Or check out the shorter list of animal sound in French.

Thanks for the comments/guesses on the last post 🙂


Name that Frog Challenge

The Puerto Rican nights are filled with sounds.  Jordan joked that he wouldn’t be able to sleep when he comes back with out the sounds of PR in the background.  I can almost hear the sounds of the rainforest when I look at the photos.

In particular, you’ll hear hundreds of frogs.  These frogs are named after the noise they make. Or rather, they are named after the supposed sound they make.  When asked what sound I was hearing, I didn’t come anywhere close to the “right” one. So now I need some help, proving to our friends in Puerto Rico that I’m not the only one who does not hear the correct sound.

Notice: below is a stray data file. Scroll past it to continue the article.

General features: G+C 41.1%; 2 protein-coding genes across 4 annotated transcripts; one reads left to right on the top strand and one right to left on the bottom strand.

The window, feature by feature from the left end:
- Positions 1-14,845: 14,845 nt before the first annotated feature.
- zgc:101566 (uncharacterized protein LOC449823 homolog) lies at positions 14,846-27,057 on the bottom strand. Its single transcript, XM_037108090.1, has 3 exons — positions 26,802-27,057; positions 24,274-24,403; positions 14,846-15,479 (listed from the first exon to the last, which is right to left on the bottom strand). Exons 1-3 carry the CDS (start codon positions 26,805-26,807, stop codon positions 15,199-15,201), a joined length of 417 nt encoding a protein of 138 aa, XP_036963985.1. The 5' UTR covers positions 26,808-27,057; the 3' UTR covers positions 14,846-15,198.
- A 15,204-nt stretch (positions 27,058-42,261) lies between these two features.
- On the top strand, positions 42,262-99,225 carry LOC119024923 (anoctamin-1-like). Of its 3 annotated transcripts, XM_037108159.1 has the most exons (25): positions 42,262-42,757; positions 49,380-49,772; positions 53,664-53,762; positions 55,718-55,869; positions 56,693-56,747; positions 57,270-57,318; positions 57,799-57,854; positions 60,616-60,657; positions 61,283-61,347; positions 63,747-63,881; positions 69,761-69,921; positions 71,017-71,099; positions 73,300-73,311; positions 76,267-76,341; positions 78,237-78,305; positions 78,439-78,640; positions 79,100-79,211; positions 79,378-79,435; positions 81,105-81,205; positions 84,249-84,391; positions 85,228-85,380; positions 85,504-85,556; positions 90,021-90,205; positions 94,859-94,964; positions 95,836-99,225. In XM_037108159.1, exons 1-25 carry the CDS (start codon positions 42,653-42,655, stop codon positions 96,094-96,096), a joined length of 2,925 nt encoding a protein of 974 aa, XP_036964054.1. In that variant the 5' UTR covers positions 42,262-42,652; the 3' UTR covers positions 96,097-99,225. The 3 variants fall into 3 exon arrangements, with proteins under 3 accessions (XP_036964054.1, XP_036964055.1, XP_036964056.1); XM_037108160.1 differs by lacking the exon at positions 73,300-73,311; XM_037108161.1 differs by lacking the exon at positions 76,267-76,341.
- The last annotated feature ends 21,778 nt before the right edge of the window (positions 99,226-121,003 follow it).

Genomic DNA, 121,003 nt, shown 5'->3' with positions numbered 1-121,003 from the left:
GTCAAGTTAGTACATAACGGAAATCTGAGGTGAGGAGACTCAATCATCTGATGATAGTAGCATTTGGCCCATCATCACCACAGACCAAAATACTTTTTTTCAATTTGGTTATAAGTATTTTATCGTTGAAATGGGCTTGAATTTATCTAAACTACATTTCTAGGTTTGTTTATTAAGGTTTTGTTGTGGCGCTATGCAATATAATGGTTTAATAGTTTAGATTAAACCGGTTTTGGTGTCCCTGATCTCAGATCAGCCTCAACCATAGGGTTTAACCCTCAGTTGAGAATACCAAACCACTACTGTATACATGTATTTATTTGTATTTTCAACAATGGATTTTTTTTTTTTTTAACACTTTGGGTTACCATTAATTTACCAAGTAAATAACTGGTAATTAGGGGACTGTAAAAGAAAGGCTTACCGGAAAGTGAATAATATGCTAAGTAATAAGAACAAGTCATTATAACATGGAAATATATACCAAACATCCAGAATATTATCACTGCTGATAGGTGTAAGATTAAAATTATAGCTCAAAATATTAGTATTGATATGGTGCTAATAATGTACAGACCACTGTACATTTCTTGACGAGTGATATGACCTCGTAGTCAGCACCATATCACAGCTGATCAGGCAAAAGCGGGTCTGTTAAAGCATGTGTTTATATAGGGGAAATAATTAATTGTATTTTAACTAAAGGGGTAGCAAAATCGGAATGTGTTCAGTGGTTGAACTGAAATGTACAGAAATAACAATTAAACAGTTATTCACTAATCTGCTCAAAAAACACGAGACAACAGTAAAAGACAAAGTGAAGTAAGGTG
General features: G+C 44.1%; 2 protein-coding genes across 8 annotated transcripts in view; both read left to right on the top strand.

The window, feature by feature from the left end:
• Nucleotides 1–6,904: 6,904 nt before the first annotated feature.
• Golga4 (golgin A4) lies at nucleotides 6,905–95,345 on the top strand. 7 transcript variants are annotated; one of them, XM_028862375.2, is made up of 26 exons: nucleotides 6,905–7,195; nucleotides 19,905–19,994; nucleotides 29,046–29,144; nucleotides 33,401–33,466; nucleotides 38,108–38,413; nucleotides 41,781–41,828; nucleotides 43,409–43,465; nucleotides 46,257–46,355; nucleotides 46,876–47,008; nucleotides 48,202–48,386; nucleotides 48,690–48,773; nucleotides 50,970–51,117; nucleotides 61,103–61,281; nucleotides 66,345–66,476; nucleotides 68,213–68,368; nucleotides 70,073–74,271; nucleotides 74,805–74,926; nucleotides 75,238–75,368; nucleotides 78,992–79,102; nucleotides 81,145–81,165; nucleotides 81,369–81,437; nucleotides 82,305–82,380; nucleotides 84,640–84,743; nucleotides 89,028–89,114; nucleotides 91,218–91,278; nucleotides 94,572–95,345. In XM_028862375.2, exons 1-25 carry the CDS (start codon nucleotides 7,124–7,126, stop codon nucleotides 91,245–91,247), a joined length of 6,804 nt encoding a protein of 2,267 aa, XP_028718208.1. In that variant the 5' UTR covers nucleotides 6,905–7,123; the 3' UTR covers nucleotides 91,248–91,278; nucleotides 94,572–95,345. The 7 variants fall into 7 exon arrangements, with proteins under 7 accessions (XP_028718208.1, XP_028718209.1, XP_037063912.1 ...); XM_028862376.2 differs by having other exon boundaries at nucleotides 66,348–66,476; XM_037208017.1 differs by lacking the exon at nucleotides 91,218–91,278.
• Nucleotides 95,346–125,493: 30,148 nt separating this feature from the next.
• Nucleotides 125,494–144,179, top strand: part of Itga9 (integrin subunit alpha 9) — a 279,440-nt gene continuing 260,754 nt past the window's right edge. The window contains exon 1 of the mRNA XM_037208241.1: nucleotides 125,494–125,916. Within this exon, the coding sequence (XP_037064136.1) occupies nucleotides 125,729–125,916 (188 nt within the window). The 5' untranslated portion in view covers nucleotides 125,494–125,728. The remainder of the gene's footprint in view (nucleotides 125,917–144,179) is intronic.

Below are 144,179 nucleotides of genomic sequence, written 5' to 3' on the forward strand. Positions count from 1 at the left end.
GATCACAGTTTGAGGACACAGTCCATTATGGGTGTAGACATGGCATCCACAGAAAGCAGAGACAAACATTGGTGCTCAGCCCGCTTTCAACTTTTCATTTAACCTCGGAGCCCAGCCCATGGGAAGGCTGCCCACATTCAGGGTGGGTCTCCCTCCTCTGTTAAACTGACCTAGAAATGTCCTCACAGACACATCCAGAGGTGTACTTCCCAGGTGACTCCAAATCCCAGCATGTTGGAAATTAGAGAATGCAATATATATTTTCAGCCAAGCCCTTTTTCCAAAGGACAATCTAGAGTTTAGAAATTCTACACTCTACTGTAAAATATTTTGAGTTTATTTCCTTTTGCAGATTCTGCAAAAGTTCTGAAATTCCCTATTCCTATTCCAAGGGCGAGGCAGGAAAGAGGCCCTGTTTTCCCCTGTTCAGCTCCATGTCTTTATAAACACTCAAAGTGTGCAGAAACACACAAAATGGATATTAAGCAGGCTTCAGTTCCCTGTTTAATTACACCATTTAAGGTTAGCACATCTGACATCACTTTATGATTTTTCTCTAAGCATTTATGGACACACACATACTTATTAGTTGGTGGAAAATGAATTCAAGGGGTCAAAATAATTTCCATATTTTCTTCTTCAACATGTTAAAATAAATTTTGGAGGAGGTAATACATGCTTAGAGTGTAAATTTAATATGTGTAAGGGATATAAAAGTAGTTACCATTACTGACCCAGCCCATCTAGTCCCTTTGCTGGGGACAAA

Have a listen. To listen, you just have to click on the link below. It’s short and painless (and should open in a new tab; come back to me after listening).

Click here –>Name that Frog Sound

So, let’s hear it.  Err, I mean, let’s see it.  If you were naming the frog based on the sound you hear it making, what would it be? Leave your frog name/frog sound in the comments below.  Just do it.  All you’ve got to do today is eat leftovers and avoid the Black Friday crowds, right?

I’m so looking forward to seeing what everyone else thinks the sound is.  No cheating! Save your research for tomorrow…I’ll be posting the name of the frog then. If you already know the name of the frog, pretend you don’t.  What does it really sound like to you?